Teachers file petition to raise gaming tax
The Nevada State Education Association on Monday filed a petition to raise $250 million a year for public schools by hiking the tax on Nevada’s biggest casinos.
Association President Lynne Warne said both the per-pupil funding for Nevada schools and the amount of tax big casinos pay are among the lowest anywhere in the nation. Warne said she believes the public strongly supports raising more money for schools and that gaming is the best place to get it.
She said if voters agree, the petition would add 3 percent to the gross gaming tax now paid by Nevada casinos earning more than $1 million a month. That would raise their tax rate from 6.75 percent to 9.75 percent, which she said still is among the lowest in the world.
“The average tax rate around the U.S. is in excess of 15 percent,” she said, adding that casinos in some other parts of the world pay up to 50 percent in taxes.
At the same time, she said Nevada’s per-pupil funding is one of the nation’s lowest.
The association’s own Web site, however, puts average teacher pay in Nevada right in the middle – 25th, at more than $43,000 a year.
To get on the November 2008 ballot, NSEA will have to collect about 60,000 valid voter signatures by May 20, which Warne said shouldn’t be too great a challenge since the union represents nearly 28,000 teachers and other education professionals who can hit the streets to collect signatures.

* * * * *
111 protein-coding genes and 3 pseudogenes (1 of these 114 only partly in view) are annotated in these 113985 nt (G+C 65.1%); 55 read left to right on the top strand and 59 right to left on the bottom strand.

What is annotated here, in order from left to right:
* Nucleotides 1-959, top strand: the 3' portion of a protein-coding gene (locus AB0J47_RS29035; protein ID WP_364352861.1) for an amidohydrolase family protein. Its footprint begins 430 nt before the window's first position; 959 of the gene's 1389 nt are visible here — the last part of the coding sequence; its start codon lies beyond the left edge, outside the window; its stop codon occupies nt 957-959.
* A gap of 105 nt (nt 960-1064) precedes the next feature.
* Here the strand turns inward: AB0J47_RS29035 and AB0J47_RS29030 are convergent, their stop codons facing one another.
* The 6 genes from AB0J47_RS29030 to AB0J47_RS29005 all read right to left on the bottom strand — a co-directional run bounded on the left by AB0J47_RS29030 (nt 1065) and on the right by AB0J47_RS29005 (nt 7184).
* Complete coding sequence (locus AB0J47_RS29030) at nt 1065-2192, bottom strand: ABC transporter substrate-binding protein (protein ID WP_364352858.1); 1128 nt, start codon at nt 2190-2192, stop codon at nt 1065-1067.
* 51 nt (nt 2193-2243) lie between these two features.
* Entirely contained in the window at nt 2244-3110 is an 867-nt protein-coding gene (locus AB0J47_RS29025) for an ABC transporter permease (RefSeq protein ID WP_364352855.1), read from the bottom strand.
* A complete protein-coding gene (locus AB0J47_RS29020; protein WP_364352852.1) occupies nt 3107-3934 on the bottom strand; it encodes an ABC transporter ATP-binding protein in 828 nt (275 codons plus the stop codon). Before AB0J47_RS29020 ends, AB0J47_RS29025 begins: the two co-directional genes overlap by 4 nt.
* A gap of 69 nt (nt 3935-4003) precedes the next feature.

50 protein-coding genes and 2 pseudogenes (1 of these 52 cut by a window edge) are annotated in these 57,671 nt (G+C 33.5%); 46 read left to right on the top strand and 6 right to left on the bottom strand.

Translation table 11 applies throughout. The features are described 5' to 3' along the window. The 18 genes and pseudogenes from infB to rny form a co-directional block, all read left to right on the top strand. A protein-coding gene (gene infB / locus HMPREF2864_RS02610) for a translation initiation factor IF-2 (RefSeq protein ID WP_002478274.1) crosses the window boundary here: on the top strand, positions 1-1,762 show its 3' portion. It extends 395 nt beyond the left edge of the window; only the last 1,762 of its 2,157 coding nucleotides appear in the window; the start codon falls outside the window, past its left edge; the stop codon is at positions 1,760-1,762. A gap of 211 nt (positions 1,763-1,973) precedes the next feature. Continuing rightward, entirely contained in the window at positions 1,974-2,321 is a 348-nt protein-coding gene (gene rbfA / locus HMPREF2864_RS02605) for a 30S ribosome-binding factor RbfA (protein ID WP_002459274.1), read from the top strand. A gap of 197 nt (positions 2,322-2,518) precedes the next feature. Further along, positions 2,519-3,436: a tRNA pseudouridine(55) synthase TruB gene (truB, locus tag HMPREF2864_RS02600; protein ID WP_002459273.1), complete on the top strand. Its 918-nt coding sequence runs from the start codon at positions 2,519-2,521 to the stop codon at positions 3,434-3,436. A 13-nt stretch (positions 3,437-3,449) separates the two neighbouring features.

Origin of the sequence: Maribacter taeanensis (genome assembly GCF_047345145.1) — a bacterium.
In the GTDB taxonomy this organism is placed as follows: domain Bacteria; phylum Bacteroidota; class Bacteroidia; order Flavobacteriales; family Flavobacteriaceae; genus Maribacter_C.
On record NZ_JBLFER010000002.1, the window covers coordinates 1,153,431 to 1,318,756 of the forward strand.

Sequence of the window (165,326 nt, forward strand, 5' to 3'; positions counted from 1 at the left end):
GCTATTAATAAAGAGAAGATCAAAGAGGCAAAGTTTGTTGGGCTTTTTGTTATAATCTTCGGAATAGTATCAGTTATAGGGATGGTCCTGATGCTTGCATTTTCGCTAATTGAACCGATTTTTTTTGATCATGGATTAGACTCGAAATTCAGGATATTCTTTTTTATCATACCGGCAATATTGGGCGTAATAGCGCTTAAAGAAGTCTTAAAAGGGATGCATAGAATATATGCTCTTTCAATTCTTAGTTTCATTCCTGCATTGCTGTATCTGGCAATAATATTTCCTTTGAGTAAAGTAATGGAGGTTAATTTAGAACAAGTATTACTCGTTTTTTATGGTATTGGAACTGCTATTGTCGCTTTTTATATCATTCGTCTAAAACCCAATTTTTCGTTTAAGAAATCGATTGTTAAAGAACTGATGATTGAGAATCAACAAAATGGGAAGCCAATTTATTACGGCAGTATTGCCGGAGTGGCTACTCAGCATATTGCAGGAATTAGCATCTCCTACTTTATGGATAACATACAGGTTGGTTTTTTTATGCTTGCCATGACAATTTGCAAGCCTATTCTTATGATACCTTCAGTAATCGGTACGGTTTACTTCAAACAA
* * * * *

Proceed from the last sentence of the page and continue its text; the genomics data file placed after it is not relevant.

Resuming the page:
Assuming they do, NSEA’s lawyer Jim Penrose said he expects a court challenge either by casinos directly or their representatives, probably the Nevada Resort Association. Those groups challenged and won, tossing out the previous petition in 2001.
Penrose said the petition can be challenged on two grounds – that it violates the rule requiring initiative petitions be limited to one subject or that the description of what it would do is either incorrect or incomplete.
Opponents have 15 working days to file that challenge; in this case until Dec. 12.
To prevent the governor or Legislature from backing some of the new money out by reducing general fund appropriations to the schools, the petition contains language requiring lawmakers to put at least as much general fund money into school funding as they did the previous two-year budget cycle – adjusted for inflation. It states the new money is intended to be “supplemental.”
The petition directs not less than 40 percent of the new money to add instructional days or hours to the school schedules, reduce overcrowding and provide training to teachers as well as tutoring for students.
Another 40 percent would go toward salaries and benefits of employees. But administrative employees of school districts and charter schools are barred from getting that pot of money.
Remaining money can be used to provide incentive pay for nonadministrative employees and other uses.
Gaming officials have said they too see the need for more money for education, but don’t believe it should come entirely from their industry. They have asked that a broader based tax or fee be considered.
Warne said the association is confident it can get the signatures, win in court and win in the 2008 and 2010 elections. But she said they are still open to negotiations with gaming to discuss support for a broader based revenue source.
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